By now you’ve seen the news that Instagram is changing its algorithm, where photos and videos will no longer be presented in reverse chronological order but mysteriously organized based on user interests and behavior. Subsequently, there’s been panic – most recently seen by brands encouraging fans to turn on “notifications” so they don’t disappear from fans’ feeds in the new environment. Unfortunately, says The New York Times, they’re going about it the wrong way, and as Fortune explains, social media filtering is likely here to stay so we’d better get used to it.
What this means for brands:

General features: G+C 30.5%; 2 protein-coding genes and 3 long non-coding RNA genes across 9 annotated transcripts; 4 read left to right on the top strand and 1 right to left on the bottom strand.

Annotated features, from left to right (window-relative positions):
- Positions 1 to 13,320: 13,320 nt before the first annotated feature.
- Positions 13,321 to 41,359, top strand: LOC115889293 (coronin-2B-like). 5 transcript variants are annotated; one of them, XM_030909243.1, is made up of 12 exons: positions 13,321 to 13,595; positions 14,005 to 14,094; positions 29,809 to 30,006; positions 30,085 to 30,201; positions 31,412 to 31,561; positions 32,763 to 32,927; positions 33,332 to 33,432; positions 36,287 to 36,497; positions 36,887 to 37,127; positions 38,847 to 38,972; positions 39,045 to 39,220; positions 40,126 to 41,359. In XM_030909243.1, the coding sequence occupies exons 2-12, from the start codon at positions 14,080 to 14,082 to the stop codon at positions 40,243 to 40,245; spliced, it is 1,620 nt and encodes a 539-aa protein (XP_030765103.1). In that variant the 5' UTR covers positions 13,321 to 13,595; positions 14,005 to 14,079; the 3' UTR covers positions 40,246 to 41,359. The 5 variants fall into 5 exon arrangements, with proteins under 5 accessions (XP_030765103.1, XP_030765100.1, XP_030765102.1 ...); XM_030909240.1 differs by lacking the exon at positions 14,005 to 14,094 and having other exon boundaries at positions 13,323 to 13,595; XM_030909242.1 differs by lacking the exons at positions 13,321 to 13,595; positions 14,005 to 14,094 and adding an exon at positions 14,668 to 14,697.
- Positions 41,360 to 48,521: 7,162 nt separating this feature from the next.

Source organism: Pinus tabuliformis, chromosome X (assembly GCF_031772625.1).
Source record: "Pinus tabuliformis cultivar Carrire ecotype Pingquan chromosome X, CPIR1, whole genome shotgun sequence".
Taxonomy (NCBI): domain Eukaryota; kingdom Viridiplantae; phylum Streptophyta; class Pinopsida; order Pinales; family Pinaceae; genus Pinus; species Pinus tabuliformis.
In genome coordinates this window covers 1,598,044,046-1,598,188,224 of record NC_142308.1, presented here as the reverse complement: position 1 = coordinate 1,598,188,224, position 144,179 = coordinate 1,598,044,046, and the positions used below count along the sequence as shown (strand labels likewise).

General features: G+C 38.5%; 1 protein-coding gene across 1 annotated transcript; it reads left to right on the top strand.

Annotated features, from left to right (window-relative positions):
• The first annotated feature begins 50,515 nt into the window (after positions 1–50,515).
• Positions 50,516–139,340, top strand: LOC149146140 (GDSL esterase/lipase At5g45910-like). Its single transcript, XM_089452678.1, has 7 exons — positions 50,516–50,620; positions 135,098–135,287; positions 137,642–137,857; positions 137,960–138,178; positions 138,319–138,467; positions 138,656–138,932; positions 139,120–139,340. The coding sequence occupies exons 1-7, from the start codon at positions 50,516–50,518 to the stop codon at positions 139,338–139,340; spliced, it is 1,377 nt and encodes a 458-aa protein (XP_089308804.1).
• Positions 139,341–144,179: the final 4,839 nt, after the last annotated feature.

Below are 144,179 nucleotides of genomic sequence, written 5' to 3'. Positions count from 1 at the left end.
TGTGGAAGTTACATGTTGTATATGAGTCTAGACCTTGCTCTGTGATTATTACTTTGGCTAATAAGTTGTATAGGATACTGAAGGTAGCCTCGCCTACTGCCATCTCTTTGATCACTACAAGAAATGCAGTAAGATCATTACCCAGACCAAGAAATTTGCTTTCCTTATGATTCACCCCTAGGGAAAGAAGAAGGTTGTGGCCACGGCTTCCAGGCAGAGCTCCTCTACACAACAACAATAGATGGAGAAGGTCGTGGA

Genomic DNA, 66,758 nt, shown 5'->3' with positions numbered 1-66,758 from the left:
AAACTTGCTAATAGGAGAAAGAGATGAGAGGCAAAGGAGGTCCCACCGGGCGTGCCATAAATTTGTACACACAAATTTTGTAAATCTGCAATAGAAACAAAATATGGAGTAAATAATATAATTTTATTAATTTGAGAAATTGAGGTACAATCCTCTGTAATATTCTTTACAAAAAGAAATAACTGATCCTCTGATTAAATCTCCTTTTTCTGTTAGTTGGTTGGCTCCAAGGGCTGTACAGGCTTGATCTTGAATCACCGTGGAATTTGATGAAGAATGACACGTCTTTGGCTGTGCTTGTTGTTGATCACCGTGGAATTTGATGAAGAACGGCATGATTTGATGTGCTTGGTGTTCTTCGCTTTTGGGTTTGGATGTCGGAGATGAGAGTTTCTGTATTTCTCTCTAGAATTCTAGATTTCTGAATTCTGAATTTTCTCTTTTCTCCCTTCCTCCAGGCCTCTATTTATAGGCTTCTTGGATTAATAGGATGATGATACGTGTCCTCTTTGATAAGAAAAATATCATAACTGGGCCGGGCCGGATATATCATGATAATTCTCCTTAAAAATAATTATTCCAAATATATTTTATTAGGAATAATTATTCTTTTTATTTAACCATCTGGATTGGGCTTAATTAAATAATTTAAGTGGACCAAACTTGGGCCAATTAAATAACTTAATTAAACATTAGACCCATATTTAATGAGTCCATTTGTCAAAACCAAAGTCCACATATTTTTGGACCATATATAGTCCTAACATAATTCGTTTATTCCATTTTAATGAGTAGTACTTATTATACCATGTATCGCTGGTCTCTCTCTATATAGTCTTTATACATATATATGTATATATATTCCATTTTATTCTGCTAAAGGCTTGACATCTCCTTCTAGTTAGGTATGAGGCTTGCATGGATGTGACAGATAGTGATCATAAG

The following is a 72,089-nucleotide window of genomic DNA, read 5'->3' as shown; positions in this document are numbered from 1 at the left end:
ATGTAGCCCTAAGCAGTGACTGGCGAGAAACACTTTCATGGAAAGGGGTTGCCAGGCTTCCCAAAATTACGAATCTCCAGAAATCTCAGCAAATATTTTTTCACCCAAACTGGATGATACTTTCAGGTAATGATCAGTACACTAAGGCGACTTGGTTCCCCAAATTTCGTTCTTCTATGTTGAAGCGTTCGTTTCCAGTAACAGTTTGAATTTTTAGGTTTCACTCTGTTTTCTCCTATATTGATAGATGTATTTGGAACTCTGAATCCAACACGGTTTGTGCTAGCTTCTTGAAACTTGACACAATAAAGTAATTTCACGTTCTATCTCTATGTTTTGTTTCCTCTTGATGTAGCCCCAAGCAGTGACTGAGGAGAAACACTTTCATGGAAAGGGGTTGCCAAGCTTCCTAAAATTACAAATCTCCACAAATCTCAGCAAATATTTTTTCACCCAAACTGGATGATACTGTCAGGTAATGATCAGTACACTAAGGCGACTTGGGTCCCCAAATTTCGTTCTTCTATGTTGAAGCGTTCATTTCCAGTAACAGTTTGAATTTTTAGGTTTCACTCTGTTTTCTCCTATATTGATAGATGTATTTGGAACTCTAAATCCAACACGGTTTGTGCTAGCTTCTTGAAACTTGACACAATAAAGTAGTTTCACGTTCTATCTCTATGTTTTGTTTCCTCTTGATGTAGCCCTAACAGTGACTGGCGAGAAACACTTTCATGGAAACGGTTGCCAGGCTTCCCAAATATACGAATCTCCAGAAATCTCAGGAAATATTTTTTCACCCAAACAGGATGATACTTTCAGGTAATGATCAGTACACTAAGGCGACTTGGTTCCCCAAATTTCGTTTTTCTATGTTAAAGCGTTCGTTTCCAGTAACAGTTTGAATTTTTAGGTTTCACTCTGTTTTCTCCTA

Firstly, the changes won’t be taking effect for several weeks at the earliest. Plus, there may be options for fans to opt out or manually calibrate their feeds, so brands shouldn’t get ahead of themselves just yet. Asking fans to proactively turn on notifications isn’t exactly a smart approach, as users aren’t likely to want the equivalent of text messages every time a brand posts. But there are limited alternatives, outside of readying advertising budgets. Despite complaints, algorithmic filtering is likely the new norm, and social channels are continuing to move in that direction, believing it offers a better experience for fans – and fulfills advertising revenue ambitions. Core practices like focusing on compelling content, emphasizing fan relationships and engagement and leveraging paid promotion will continue to be a critical combination in this new era.